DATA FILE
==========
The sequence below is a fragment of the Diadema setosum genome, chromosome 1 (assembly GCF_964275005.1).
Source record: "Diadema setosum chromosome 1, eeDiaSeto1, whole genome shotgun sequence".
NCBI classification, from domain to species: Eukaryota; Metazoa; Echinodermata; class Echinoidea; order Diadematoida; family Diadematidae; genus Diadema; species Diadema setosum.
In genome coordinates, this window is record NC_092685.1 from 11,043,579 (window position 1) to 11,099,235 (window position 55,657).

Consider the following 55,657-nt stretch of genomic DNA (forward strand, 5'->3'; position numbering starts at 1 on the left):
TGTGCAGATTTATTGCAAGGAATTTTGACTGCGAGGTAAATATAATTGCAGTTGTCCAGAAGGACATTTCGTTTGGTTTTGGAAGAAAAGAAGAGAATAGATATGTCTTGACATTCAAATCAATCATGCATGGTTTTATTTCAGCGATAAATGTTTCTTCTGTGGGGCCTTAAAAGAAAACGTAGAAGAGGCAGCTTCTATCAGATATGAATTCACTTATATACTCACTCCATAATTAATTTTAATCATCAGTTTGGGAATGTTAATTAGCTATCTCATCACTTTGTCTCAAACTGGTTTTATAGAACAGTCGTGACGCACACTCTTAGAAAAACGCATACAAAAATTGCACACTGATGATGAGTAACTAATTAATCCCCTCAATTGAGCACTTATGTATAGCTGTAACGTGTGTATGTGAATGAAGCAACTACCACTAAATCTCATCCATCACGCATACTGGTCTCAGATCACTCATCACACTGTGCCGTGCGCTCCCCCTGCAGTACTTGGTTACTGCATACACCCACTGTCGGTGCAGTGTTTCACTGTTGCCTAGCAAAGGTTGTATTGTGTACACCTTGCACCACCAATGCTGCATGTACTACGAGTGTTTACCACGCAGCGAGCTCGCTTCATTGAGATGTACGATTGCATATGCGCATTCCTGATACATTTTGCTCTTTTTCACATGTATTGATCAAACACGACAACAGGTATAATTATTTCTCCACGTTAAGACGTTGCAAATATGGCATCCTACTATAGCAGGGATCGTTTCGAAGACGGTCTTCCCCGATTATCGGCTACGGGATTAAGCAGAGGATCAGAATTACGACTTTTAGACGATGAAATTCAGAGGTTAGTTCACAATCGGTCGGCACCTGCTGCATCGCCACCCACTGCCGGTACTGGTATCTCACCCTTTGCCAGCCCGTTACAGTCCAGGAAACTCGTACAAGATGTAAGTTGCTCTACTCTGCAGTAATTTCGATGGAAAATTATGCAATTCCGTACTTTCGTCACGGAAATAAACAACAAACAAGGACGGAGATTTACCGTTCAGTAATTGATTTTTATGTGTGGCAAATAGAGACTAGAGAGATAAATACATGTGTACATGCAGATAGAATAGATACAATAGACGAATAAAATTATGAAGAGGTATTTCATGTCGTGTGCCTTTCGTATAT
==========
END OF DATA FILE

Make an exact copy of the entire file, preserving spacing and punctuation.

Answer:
The sequence below is a fragment of the Diadema setosum genome, chromosome 1 (assembly GCF_964275005.1).
Source record: "Diadema setosum chromosome 1, eeDiaSeto1, whole genome shotgun sequence".
NCBI classification, from domain to species: Eukaryota; Metazoa; Echinodermata; class Echinoidea; order Diadematoida; family Diadematidae; genus Diadema; species Diadema setosum.
In genome coordinates, this window is record NC_092685.1 from 11,043,579 (window position 1) to 11,099,235 (window position 55,657).

Consider the following 55,657-nt stretch of genomic DNA (forward strand, 5'->3'; position numbering starts at 1 on the left):
TGTGCAGATTTATTGCAAGGAATTTTGACTGCGAGGTAAATATAATTGCAGTTGTCCAGAAGGACATTTCGTTTGGTTTTGGAAGAAAAGAAGAGAATAGATATGTCTTGACATTCAAATCAATCATGCATGGTTTTATTTCAGCGATAAATGTTTCTTCTGTGGGGCCTTAAAAGAAAACGTAGAAGAGGCAGCTTCTATCAGATATGAATTCACTTATATACTCACTCCATAATTAATTTTAATCATCAGTTTGGGAATGTTAATTAGCTATCTCATCACTTTGTCTCAAACTGGTTTTATAGAACAGTCGTGACGCACACTCTTAGAAAAACGCATACAAAAATTGCACACTGATGATGAGTAACTAATTAATCCCCTCAATTGAGCACTTATGTATAGCTGTAACGTGTGTATGTGAATGAAGCAACTACCACTAAATCTCATCCATCACGCATACTGGTCTCAGATCACTCATCACACTGTGCCGTGCGCTCCCCCTGCAGTACTTGGTTACTGCATACACCCACTGTCGGTGCAGTGTTTCACTGTTGCCTAGCAAAGGTTGTATTGTGTACACCTTGCACCACCAATGCTGCATGTACTACGAGTGTTTACCACGCAGCGAGCTCGCTTCATTGAGATGTACGATTGCATATGCGCATTCCTGATACATTTTGCTCTTTTTCACATGTATTGATCAAACACGACAACAGGTATAATTATTTCTCCACGTTAAGACGTTGCAAATATGGCATCCTACTATAGCAGGGATCGTTTCGAAGACGGTCTTCCCCGATTATCGGCTACGGGATTAAGCAGAGGATCAGAATTACGACTTTTAGACGATGAAATTCAGAGGTTAGTTCACAATCGGTCGGCACCTGCTGCATCGCCACCCACTGCCGGTACTGGTATCTCACCCTTTGCCAGCCCGTTACAGTCCAGGAAACTCGTACAAGATGTAAGTTGCTCTACTCTGCAGTAATTTCGATGGAAAATTATGCAATTCCGTACTTTCGTCACGGAAATAAACAACAAACAAGGACGGAGATTTACCGTTCAGTAATTGATTTTTATGTGTGGCAAATAGAGACTAGAGAGATAAATACATGTGTACATGCAGATAGAATAGATACAATAGACGAATAAAATTATGAAGAGGTATTTCATGTCGTGTGCCTTTCGTATAT